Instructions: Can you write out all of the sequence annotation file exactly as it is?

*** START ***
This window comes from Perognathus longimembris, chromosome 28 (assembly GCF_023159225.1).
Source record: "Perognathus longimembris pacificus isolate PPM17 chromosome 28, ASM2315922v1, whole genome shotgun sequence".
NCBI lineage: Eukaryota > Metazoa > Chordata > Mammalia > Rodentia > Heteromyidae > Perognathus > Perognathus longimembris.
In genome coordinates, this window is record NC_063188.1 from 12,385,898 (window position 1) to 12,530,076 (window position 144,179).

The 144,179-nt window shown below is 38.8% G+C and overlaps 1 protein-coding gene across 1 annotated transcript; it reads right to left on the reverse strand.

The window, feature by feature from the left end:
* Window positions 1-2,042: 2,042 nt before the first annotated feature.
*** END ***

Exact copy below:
This window comes from Perognathus longimembris, chromosome 28 (assembly GCF_023159225.1).
Source record: "Perognathus longimembris pacificus isolate PPM17 chromosome 28, ASM2315922v1, whole genome shotgun sequence".
NCBI lineage: Eukaryota > Metazoa > Chordata > Mammalia > Rodentia > Heteromyidae > Perognathus > Perognathus longimembris.
In genome coordinates, this window is record NC_063188.1 from 12,385,898 (window position 1) to 12,530,076 (window position 144,179).

The 144,179-nt window shown below is 38.8% G+C and overlaps 1 protein-coding gene across 1 annotated transcript; it reads right to left on the reverse strand.

The window, feature by feature from the left end:
* Window positions 1-2,042: 2,042 nt before the first annotated feature.